Book Review: The Junction by Norm Konyu

Far too rarely, a graphic novel lands in the market with such an assured sense of style and substance that its mere existence seems like a miracle. Norm Konyu’s debut falls squarely in that category, and is so accomplished that it’s primed to be a breakout title this year.

When 11-year-old Lucas Jones appears on his uncle’s doorstep, he triggers a major investigation because he’s been missing for 12 years and hasn’t aged a day. Where is his father, who also disappeared with him? Where has he been? How is he still the same age? All is revealed by the end of the book, but the story has a fascinating structure to dole out its secrets.

Rather than a strictly linear tale, Konyu follows a police investigator reviewing journal entries by Lucas to jump back and forth through the 12 years between 1984 and 1996, as well as a child psychologist interviewing Lucas in the present day of 1996. It’s a concept that could easily become confusing, but in Konyu’s capable hands the plot is always laser-focused. More than that, his story is well-paced and packed with ample emotion to make us care about Lucas and his future.

Konyu is an animation veteran, and it shows. His characters are deformed, with huge heads, spindly bodies, and beady eyes, the likes of which normally totter around on screen, not in print. His outstanding color design is so vibrant it’s almost too gorgeous for comics. His design aesthetic is wholly original and captivating, with excellent panel composition as well. I was so stunned by his lovely art that I futilely casted about for comparisons, finally settling on only slight similarities to the classic comic work of Scott Morse, children’s picture book artist Oliver Jeffers, and lowbrow graphic artist Shag, but Konyu is clearly forging his own distinctive path.  While his art style initially appears to be wholly digital, not hand drawn, it’s a welcome bonus to find a brief process section at the end of the book to lift the curtain on his magic.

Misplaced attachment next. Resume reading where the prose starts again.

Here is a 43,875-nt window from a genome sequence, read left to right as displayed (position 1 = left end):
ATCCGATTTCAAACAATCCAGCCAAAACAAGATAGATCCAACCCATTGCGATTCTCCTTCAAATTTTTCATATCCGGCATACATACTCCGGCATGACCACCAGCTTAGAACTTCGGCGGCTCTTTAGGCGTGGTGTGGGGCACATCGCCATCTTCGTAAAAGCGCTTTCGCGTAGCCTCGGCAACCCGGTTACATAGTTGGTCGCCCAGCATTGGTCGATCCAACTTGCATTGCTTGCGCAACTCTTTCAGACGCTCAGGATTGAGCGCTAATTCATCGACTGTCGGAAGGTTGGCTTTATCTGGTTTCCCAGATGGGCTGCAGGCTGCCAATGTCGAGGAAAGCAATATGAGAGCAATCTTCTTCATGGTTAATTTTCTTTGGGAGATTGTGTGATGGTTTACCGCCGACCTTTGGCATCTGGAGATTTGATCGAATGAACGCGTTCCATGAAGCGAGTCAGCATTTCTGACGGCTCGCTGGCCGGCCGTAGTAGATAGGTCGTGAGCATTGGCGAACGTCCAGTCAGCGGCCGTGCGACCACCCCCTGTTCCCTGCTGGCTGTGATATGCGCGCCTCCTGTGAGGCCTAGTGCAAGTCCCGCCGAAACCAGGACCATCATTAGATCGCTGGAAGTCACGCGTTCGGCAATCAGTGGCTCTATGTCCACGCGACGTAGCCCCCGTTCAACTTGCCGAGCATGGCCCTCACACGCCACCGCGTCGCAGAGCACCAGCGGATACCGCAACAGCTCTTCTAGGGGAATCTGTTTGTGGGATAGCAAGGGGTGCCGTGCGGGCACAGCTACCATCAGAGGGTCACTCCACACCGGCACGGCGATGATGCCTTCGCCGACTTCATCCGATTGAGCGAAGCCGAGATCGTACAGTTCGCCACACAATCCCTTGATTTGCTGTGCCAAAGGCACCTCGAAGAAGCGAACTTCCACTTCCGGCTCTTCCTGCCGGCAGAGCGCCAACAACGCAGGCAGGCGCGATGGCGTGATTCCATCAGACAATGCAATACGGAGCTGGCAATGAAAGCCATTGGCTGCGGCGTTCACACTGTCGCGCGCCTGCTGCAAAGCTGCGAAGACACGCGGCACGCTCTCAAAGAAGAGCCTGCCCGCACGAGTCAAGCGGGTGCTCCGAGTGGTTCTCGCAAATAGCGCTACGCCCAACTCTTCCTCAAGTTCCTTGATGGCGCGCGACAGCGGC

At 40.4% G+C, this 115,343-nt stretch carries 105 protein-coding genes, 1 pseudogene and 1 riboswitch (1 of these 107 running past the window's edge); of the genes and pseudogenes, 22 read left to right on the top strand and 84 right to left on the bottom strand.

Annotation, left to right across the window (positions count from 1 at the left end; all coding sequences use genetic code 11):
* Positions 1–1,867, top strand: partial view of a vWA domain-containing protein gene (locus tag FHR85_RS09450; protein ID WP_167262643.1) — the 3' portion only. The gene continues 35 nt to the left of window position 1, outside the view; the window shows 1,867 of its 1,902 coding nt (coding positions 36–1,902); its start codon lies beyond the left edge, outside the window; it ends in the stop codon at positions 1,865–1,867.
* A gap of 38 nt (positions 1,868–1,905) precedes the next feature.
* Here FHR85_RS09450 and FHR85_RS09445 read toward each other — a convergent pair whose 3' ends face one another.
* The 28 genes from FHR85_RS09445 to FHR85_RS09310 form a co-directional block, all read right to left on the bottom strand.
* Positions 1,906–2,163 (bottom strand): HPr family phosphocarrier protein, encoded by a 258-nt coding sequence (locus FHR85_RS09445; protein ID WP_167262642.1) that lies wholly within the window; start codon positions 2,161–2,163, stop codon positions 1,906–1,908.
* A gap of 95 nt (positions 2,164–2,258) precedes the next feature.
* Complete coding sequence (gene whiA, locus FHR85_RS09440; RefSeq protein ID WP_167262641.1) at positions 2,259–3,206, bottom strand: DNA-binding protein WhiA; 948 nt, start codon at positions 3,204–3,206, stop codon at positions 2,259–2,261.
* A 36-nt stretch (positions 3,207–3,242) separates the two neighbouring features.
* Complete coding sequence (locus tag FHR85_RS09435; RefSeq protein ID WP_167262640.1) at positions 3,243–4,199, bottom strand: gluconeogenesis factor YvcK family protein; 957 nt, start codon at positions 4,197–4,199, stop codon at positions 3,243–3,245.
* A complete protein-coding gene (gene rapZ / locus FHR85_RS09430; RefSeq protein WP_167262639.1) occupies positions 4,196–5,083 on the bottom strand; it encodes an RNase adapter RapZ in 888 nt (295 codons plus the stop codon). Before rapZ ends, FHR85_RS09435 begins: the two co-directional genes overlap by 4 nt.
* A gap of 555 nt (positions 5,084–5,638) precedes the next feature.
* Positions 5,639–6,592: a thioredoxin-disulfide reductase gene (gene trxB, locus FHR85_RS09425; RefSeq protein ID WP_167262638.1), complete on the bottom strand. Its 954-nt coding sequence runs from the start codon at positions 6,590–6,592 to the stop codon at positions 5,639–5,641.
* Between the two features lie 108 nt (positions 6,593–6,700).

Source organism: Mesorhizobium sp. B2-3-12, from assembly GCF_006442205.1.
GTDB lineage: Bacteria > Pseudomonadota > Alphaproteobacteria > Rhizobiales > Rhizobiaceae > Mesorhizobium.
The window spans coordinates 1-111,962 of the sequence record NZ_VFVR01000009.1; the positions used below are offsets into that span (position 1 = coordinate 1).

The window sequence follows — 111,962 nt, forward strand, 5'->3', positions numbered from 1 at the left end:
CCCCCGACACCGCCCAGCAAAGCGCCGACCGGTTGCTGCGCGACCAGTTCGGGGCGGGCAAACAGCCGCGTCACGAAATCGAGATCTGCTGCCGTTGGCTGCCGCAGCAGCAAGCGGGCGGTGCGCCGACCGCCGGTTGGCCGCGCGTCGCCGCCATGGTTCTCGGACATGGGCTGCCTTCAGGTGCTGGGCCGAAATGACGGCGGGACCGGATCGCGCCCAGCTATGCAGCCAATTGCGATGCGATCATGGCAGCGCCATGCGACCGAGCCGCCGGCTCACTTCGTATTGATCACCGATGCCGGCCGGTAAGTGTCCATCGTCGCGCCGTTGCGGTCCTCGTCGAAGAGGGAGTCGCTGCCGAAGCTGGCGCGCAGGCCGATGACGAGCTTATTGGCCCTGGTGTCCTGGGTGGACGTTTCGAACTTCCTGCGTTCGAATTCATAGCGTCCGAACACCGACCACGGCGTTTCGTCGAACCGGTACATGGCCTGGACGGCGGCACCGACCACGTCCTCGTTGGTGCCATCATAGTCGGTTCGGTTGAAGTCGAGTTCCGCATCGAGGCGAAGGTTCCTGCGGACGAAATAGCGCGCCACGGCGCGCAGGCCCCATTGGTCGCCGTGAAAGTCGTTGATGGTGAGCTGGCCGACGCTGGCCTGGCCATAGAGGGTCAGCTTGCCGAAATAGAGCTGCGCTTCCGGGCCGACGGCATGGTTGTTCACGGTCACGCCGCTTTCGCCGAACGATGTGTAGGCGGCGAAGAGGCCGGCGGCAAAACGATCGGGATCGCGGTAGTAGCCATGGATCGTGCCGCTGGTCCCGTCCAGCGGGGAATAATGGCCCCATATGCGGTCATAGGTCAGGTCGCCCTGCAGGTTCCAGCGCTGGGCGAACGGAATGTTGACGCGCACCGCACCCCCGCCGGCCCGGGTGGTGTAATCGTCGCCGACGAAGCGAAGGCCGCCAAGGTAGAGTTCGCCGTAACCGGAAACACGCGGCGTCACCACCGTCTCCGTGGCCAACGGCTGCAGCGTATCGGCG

All the pretty pictures in the world can’t cover up bad writing, so it’s a particular delight to find Konyu excelling on both fronts in his first professional attempt at the graphic novel format. I can’t wait to see what he cooks up next.

The Junction is now available in print and digital from Titan Comics. 

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Steve Geise

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